The recent key reinstallation attacks (KRACK) against the WPA2 protocol revealed how an adversary can easily eavesdrop, and in some cases
tamper, a Wi-Fi connection secured by the WPA2 protocol. At the same
time, Wi-Fi automatic association attacks achieve a similar result
(man-in-the-middle position) not by attacking the WPA2 protocol directly
but by enforcing Wi-Fi clients to join a rogue Access Point.
Lure10 is a novel technique presented at the Hack-in-the-Box 2017 conference in Amsterdam that
enables an attacker to automatically achieve a man-in-the-middle
position against wireless devices running the Windows operating system.
The attack requires no user interaction and exploits the "Wi-Fi Sense" feature found in recent versions of the Microsoft Windows platform.
CENSUS researcher George Chatzisofroniou presented a novel WiFi attack technique named 'Lure10' at the CommSec track of the Hack In the Box 2017 conference in Amsterdam. The technique allows the automatic association of a Windows device to an attacker-controlled WiFi access point. The attacker may then mount a series of Man-in-the-Middle attacks to the victim device.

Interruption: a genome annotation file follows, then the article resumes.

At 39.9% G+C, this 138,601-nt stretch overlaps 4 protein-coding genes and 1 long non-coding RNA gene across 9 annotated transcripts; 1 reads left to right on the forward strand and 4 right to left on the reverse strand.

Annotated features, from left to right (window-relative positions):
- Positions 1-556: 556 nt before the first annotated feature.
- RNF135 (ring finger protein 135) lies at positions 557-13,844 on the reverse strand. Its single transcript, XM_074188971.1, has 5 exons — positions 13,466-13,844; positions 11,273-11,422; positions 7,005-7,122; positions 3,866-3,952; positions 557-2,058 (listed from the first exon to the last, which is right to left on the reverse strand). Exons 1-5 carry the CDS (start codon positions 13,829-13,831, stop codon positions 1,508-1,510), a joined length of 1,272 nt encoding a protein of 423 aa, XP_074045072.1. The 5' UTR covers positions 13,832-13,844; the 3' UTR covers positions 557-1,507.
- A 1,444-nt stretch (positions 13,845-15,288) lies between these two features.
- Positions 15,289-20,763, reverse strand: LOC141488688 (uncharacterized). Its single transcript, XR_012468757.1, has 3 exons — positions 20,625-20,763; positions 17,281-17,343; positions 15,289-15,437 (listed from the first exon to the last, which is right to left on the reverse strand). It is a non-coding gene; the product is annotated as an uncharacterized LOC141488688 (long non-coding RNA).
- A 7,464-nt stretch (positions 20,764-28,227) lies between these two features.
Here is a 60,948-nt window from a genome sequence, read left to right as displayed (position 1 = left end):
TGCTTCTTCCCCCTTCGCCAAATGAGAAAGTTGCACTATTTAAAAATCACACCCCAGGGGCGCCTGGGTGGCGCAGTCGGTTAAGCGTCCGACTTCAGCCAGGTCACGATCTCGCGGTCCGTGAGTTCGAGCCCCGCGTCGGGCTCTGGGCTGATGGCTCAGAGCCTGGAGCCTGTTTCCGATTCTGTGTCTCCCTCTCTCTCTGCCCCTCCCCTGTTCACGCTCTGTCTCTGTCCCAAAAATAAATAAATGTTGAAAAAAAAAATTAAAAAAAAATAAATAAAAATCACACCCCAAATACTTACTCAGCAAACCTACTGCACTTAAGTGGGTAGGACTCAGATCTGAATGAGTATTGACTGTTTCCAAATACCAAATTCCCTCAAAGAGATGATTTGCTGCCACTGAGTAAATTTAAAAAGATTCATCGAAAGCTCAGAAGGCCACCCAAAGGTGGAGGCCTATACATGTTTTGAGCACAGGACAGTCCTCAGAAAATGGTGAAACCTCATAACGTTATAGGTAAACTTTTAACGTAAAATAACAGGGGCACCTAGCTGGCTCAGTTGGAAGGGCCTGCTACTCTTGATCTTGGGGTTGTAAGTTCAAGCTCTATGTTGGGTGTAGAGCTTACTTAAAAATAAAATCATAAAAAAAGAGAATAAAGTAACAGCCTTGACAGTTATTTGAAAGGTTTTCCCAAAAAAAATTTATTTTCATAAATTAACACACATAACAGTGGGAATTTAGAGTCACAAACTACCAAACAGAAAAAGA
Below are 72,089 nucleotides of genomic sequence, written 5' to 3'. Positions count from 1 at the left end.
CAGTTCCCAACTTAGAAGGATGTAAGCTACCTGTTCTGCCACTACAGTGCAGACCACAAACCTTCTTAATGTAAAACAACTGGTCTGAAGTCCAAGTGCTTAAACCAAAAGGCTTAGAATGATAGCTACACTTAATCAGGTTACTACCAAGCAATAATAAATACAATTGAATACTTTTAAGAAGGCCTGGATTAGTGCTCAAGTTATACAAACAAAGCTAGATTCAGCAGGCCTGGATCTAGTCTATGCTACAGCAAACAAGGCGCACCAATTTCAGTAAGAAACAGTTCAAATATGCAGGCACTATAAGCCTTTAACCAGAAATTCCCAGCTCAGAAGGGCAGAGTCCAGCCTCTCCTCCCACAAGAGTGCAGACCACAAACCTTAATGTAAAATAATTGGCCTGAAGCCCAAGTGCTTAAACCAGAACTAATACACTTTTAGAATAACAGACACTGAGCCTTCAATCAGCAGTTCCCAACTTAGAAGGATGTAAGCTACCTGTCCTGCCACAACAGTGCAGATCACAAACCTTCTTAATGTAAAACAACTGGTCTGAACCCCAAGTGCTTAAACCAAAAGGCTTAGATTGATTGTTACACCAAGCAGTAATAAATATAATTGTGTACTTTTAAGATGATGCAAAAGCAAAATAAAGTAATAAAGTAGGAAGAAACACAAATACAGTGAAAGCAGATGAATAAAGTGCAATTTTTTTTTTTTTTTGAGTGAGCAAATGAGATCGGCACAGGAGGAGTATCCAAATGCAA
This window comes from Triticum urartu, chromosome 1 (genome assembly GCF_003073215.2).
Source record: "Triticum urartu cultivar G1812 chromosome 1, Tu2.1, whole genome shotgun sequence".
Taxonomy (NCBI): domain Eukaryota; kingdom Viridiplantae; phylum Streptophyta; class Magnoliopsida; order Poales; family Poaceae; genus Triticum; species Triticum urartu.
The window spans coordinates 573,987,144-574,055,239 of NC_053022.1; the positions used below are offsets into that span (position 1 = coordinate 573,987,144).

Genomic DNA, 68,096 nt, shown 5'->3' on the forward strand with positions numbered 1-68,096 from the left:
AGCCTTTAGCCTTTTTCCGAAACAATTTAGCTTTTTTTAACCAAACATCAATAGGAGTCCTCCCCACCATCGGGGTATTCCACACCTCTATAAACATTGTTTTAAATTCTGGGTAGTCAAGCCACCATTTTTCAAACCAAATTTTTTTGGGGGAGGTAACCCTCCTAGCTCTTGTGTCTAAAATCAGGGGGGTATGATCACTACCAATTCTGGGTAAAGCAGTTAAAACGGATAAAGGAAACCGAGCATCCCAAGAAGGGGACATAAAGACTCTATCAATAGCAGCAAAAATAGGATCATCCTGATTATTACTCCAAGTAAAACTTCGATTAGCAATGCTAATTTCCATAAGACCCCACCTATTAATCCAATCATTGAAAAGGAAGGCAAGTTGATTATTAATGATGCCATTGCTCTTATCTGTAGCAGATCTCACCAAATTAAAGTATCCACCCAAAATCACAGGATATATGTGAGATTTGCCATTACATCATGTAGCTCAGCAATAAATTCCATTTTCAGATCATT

CENSUS participated at the first BSides Athens event, with a presentation from our researcher George Chatzisofroniou entitled "Getting the most out of Evil Twin with wifiphisher". In his presentation, George showed practical examples of how the popular wifiphisher tool can be used to conduct
successful wifi phishing attacks during penetration tests. As the tool's lead developer, George also provided pointers on features that are planned to be incorporated to the tool in its next release.